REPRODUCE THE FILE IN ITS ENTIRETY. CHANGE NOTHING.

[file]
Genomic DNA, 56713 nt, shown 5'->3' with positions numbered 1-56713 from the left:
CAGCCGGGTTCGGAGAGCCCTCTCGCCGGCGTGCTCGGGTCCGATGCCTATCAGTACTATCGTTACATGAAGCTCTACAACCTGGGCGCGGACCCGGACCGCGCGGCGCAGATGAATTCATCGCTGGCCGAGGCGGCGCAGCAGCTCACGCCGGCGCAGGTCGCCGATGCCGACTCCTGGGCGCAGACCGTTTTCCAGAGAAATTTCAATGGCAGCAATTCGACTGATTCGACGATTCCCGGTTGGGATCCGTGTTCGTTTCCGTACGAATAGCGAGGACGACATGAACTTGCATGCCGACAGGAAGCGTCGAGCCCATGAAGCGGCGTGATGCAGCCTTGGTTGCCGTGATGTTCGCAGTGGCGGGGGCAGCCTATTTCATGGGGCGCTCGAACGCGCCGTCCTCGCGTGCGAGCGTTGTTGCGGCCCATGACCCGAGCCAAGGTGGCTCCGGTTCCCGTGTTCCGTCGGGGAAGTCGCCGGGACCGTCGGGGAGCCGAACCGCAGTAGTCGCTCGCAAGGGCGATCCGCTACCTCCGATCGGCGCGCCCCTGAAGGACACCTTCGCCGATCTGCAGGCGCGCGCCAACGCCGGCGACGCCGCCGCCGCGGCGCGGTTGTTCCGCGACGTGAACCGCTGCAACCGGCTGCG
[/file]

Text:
Genomic DNA, 56713 nt, shown 5'->3' with positions numbered 1-56713 from the left:
CAGCCGGGTTCGGAGAGCCCTCTCGCCGGCGTGCTCGGGTCCGATGCCTATCAGTACTATCGTTACATGAAGCTCTACAACCTGGGCGCGGACCCGGACCGCGCGGCGCAGATGAATTCATCGCTGGCCGAGGCGGCGCAGCAGCTCACGCCGGCGCAGGTCGCCGATGCCGACTCCTGGGCGCAGACCGTTTTCCAGAGAAATTTCAATGGCAGCAATTCGACTGATTCGACGATTCCCGGTTGGGATCCGTGTTCGTTTCCGTACGAATAGCGAGGACGACATGAACTTGCATGCCGACAGGAAGCGTCGAGCCCATGAAGCGGCGTGATGCAGCCTTGGTTGCCGTGATGTTCGCAGTGGCGGGGGCAGCCTATTTCATGGGGCGCTCGAACGCGCCGTCCTCGCGTGCGAGCGTTGTTGCGGCCCATGACCCGAGCCAAGGTGGCTCCGGTTCCCGTGTTCCGTCGGGGAAGTCGCCGGGACCGTCGGGGAGCCGAACCGCAGTAGTCGCTCGCAAGGGCGATCCGCTACCTCCGATCGGCGCGCCCCTGAAGGACACCTTCGCCGATCTGCAGGCGCGCGCCAACGCCGGCGACGCCGCCGCCGCGGCGCGGTTGTTCCGCGACGTGAACCGCTGCAACCGGCTGCG